Both grant- and loan-based funding for COVID-19 has been spent on primary healthcare and social protection. The government of Zimbabwe requested AfDB funds to use to purchase PPE, sanitation kits and training of community healthcare workers in Harare. Other funds approved by the AfDB for the Sahel Zone’s Group of 5 countries (Mauritania, Mali, Burkina Faso, Niger and Chad) were spent on primary healthcare provision and social protection for vulnerable groups such as refugees.

Shrinking NGO budgets are being squeezed further

The Centre for Global Development notes that funding instruments that prioritise debt do little to support the least developed countries, especially those in SSA, to achieve long-term COVID-19 recoveryespecially highly indebted countries that require grants, as opposed to further loans. Additionally, the allocation of these new funds is limited to specific types of organisations. For example, funds provided through DFID’s Rapid Response Facility were only awarded to international NGOs which excluded other regional and national NGOs, and are still considered to be insufficient to address the needs of developing countries.

The limited grant-based funding for COVID-19 responses means that the SSA development funding deficit will persist, and compromise COVID-19 recovery. Non-governmental development organisations which mainly depend on this funding framework are now exploring existing and new sources of finance. Most institutional donors have asked development organisations to reallocate existing programme funding and to implement budget cuts. The European Union and African Development Bank have been working with their partners to reallocate funds from existing programmes to address the funding needs in SSA.

Some organisations, such as UNHCR and Operation Smile, say funds have been reallocated from programmes that could not be implemented as originally intended and towards support for national COVID-19 healthcare programmes in SSA. The European Investment Bank reported redirecting funds from trade-related investments to sectors most impacted by the pandemic. Other organisations in SSA have indicated that donors providing new grant-based COVID-19 funding are prioritising advocacy. According to the Centre for Global Development (CGD), for organisations working in sectors such as education, budget cuts and fund reallocation could mean less capacity to deliver key services for vulnerable groups such as schoolgirls.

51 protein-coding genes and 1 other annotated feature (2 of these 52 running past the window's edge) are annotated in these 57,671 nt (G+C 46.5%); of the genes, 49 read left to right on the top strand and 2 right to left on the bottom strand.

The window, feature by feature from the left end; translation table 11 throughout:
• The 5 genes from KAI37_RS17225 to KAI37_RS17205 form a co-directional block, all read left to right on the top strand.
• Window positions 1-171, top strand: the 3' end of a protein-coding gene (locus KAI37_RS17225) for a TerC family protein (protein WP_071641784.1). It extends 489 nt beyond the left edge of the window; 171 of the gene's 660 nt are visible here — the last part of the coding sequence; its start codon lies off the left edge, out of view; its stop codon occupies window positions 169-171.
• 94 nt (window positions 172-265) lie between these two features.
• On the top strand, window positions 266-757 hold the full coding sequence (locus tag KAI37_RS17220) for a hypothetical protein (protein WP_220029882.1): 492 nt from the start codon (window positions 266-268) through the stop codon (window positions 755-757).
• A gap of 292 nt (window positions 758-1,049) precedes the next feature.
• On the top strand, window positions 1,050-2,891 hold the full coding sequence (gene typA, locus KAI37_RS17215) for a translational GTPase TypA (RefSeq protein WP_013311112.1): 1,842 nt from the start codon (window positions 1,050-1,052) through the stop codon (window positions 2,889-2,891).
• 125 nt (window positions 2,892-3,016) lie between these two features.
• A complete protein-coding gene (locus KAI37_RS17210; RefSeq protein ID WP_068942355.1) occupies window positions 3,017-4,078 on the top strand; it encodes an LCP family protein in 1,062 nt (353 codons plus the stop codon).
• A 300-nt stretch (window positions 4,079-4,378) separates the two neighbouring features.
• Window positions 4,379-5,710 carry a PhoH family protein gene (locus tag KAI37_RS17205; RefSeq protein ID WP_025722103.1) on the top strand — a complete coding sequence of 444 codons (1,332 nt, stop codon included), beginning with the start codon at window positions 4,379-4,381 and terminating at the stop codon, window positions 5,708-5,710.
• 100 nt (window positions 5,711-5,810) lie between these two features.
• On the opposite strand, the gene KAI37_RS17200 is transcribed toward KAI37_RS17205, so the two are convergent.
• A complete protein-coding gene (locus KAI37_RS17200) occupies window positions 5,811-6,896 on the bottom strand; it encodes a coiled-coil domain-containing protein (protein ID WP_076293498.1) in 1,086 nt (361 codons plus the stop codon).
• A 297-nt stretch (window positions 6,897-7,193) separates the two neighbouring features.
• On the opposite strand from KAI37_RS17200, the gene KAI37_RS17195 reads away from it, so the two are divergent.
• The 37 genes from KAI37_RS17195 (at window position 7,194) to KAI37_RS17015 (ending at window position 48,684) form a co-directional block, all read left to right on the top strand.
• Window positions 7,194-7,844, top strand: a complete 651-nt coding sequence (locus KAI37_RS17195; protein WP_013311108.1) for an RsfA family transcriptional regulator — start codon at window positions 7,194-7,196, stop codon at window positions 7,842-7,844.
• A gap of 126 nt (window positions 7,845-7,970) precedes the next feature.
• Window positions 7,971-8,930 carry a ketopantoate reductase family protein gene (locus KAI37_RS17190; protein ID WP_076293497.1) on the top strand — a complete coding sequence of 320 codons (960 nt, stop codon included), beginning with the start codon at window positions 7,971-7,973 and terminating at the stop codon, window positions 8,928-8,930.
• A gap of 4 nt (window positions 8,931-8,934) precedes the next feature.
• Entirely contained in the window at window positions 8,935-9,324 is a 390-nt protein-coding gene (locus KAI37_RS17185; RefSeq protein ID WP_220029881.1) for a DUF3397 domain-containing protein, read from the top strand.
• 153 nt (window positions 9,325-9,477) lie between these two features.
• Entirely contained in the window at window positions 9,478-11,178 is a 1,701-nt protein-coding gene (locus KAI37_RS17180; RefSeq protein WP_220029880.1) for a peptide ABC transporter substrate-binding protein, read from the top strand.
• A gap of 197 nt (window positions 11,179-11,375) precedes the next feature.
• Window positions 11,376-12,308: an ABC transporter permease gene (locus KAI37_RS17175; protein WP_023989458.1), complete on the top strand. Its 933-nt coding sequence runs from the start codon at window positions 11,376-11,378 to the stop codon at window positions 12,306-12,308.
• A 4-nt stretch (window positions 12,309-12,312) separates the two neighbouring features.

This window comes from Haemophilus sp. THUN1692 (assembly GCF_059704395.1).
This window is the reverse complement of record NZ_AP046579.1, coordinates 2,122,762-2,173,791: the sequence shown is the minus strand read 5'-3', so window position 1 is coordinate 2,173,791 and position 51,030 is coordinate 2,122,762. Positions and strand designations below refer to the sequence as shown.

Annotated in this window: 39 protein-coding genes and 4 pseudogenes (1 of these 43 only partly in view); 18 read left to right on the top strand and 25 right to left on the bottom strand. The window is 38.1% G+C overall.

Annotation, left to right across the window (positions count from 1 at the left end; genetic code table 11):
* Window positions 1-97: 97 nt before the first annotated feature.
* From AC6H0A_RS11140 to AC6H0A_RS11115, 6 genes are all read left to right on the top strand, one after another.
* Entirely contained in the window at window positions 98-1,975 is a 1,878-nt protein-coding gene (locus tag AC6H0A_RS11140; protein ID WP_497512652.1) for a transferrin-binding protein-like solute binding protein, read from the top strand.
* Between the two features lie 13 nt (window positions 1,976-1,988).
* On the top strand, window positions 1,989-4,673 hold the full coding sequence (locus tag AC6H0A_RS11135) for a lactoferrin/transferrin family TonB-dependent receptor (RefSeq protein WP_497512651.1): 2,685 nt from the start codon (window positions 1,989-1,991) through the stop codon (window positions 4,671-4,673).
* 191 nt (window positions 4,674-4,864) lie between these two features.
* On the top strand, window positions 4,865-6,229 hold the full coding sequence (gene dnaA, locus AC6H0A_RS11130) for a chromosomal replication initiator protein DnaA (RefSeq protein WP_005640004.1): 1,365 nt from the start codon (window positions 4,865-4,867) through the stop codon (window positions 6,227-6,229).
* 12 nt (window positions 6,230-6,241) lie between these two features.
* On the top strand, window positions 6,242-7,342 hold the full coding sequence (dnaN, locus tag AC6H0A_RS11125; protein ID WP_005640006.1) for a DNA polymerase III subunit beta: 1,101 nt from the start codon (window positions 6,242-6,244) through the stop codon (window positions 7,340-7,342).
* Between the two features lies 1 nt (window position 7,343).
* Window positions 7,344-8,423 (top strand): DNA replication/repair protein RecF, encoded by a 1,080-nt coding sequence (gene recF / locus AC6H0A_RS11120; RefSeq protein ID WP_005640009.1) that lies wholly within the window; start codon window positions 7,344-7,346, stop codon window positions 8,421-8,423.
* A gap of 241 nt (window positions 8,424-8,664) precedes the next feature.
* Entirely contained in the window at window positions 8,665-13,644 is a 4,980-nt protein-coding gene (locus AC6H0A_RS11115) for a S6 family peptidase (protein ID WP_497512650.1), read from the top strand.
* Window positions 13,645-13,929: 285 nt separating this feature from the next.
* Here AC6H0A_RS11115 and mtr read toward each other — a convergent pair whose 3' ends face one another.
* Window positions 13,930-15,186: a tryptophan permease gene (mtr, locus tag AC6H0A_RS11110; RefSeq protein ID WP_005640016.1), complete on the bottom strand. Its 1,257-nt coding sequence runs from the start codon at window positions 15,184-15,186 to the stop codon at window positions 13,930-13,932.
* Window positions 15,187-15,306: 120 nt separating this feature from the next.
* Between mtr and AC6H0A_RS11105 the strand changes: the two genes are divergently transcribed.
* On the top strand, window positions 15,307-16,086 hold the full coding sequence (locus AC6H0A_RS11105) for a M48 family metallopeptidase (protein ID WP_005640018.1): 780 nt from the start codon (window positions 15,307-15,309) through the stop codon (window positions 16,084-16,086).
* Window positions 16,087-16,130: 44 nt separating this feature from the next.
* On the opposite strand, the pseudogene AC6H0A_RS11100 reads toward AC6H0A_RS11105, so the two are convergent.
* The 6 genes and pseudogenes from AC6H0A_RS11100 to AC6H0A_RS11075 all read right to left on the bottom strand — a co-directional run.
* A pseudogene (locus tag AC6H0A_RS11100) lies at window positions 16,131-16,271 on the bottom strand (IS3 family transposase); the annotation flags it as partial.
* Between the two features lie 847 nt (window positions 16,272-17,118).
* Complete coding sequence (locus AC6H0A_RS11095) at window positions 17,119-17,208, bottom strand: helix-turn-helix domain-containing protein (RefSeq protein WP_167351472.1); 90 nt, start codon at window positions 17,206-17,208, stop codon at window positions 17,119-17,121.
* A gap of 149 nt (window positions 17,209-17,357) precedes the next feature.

Resource reallocation should be based on local needs and priorities

Data and information about the extent of budget cuts and resource reallocations within organisations remains scarce, and will probably become more apparent as SSA countries move from COVID-19 response to recovery. But we must ask ourselves whether the reallocated budgets and cuts are based on the actual needs of SSA countries. Some development organisations in the region have put contingency plans in place in response to the financing deficit, based on a range of projected funding scenarios. However, early findings from research by IGDC (University of York) shows that institutions were unprepared for the funding crisis. Some lacked clear and standardised guidelines on budget reallocation and priorities. The risk is that these cuts will prioritise DFIs and institutional donors rather than being informed by local expertise and representatives of social groups that are most affected by COVID-19. This is particularly true in social infrastructure sectors, where donor financing makes up the majority of funding (as opposed to domestically-sourced development financing). Complex organisations like the African Union, which must juggle the demands of member states, donors and private sector development partners, will have to address the funding deficit in ways that prioritise marginalised voices.

This post represents the views of the authors and not those of the COVID-19 blog, nor LSE.

About the author

Jessica Omukuti

Jessica Omukuti is a Postdoctoral Research Associate at the Interdisciplinary Global Development Centre, University of York.

Matt Barlow

Matt Barlow is a PhD candidate in the Department of Politics and Research Assistant at the Interdisciplinary Global Development Centre, University of York.

Posted In: Economics and finance | Emerging economies | Global development